What is Mercy?
We tend to define mercy as compassion or sympathy, but mercy has a much deeper meaning. It is more than just a feeling toward someone. Being merciful is entering into the misery of another. It is to feel the other’s pain, it is to see through the other’s eyes, to root yourself in the other’s heart and thoughts. We can be merciful because God is Mercy. "The Lord is gracious and merciful, slow to anger and abounding in steadfast love.The Lord is good to all, and his compassion is over all that he has made." (Psalm 144 (145) 8 and 9) The more we understand how God himself has been merciful to us, the more we will become merciful.
There are many examples of God's mercy in the Old Testament: the conversion of the people of Nineveh, the experience of Noah's ark, Exodus, Job...and in the New Testament, Jesus continuously spreads His mercy to those around him. The early Christians followed his example. Entire generations have since walked in their steps and even today the Church's social doctrine encourages us to show mercy to our brothers and sisters of all races.
Why a Year of Mercy?
Because Pope Francis wants to mark the 50th anniversary of the closing of the Second Vatican Ecumenical Council. This Council was a turning point in the life of the Church. The Council Fathers realized that it was necessary to speak to the world at that time of God in a more understandable way. The protective walls that stifled the Church were brought down. Dialogue with our Christian brothers was opened. Interfaith relationships were begun. The time had come to proclaim the Good News in a new way. The Church sought to be a visible sign of the Father's love in the world. The Church, once again, became conscious that she must lead men and women to the source of Mercy of which she is both the recipient and the giver.
Our contemporary world needs to hear that each and every person is loved by the Father despite any failings and that no sin, no matter how serious, will deprive one of that love.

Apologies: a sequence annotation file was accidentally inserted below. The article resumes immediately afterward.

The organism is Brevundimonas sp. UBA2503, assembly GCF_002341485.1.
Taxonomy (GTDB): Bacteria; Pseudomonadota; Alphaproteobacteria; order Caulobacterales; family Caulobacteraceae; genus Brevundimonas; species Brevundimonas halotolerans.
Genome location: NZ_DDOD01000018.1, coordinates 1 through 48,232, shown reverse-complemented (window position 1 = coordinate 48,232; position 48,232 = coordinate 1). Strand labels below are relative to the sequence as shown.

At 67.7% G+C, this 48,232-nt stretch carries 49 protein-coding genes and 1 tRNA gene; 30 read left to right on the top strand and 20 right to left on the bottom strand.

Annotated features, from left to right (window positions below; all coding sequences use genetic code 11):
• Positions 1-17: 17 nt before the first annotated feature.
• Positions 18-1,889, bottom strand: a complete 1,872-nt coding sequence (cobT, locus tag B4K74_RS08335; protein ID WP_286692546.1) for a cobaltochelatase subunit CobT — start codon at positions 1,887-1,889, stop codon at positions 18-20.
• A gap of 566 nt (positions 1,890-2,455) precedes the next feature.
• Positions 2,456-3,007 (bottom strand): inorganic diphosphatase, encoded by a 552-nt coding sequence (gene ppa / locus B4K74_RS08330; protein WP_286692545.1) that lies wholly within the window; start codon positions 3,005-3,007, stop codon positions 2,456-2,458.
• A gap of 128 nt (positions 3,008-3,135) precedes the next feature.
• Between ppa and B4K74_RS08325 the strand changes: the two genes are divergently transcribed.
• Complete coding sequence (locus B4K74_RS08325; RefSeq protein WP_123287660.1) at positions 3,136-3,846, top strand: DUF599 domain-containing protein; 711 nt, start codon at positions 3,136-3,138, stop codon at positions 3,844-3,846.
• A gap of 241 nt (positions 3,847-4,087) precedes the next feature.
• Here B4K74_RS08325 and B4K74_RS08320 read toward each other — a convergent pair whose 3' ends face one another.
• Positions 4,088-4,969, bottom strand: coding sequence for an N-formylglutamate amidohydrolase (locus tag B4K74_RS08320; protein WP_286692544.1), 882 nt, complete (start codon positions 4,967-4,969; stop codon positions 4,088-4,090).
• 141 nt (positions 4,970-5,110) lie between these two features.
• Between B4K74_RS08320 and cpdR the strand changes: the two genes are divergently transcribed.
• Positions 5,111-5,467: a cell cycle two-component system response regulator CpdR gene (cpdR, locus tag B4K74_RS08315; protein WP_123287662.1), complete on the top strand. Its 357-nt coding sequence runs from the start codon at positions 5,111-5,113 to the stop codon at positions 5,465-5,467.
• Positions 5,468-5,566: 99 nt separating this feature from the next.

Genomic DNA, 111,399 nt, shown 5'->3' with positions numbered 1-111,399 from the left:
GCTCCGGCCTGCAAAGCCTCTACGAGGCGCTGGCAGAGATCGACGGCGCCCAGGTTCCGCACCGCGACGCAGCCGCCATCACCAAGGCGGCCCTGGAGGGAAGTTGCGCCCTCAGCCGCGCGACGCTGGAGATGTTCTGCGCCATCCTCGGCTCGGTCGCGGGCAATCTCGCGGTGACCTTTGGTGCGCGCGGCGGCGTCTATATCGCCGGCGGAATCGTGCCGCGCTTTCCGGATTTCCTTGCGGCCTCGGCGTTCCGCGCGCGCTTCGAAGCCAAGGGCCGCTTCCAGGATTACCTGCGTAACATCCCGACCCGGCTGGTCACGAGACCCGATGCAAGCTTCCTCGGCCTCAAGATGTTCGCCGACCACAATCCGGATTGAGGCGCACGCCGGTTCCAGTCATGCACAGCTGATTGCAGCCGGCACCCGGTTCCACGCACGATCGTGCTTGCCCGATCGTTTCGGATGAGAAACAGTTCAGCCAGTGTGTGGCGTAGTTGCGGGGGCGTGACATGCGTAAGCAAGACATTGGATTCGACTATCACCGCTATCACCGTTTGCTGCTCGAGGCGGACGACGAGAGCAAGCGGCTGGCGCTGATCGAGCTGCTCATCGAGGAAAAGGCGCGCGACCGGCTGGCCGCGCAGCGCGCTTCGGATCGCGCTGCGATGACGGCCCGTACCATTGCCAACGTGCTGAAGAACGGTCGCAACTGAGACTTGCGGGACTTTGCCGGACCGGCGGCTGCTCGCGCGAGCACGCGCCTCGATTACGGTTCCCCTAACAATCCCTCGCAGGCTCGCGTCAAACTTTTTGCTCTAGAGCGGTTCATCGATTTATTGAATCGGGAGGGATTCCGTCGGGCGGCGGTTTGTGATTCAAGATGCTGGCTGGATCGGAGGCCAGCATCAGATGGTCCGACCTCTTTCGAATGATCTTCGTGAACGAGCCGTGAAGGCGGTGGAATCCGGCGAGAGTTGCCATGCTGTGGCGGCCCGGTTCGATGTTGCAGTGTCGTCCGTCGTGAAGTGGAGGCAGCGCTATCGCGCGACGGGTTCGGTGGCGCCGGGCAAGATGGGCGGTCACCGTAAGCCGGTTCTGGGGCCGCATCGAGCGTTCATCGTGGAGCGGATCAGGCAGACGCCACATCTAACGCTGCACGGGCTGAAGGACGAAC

What is the the Divine Mercy?
Devotion to the Divine Mercy is based on the diaries of Saint Faustina Kowalska to whom Christ appeared on a number of occasions. Her writings allow for a much deeper understanding of God’s love and mercy. We are encouraged to pray daily that God's Divine Mercy enter our lives and that Jesus provide us everything we need to become instruments of mercy for others.
We celebrate the feast of St. Faustina on October 5th and the Divine Mercy on the first Sunday after Easter Sunday.
How can I personally live out a Year of Mercy?
An extraordinary Jubilee year, such as the one we are about to embark upon, is in many ways part of our pilgrimage here on earth. It is an opportunity to further our personal conversion such that we grow more and more in the image and likeness of God. We can do this by performing corporal works of mercy.
We can also perform spiritual works of mercy.
The above are recommendations that Jesus himself has asked of us.
It is not necessary to perform extraordinary works. Some days it can be as simple as allowing someone to go ahead of us in line, to be more patient with a child, to offer help to a neighbor, a smile, or a hello to a passerby. Small acts of kindness that can cheer and even change someone's life.
We can also live this year by accepting that others may act towards us with mercy. We must learn to give but we must also learn to receive. When we do, we allow another to be the instrument through which God reaches out to us in our misery, comforts us, and heals us.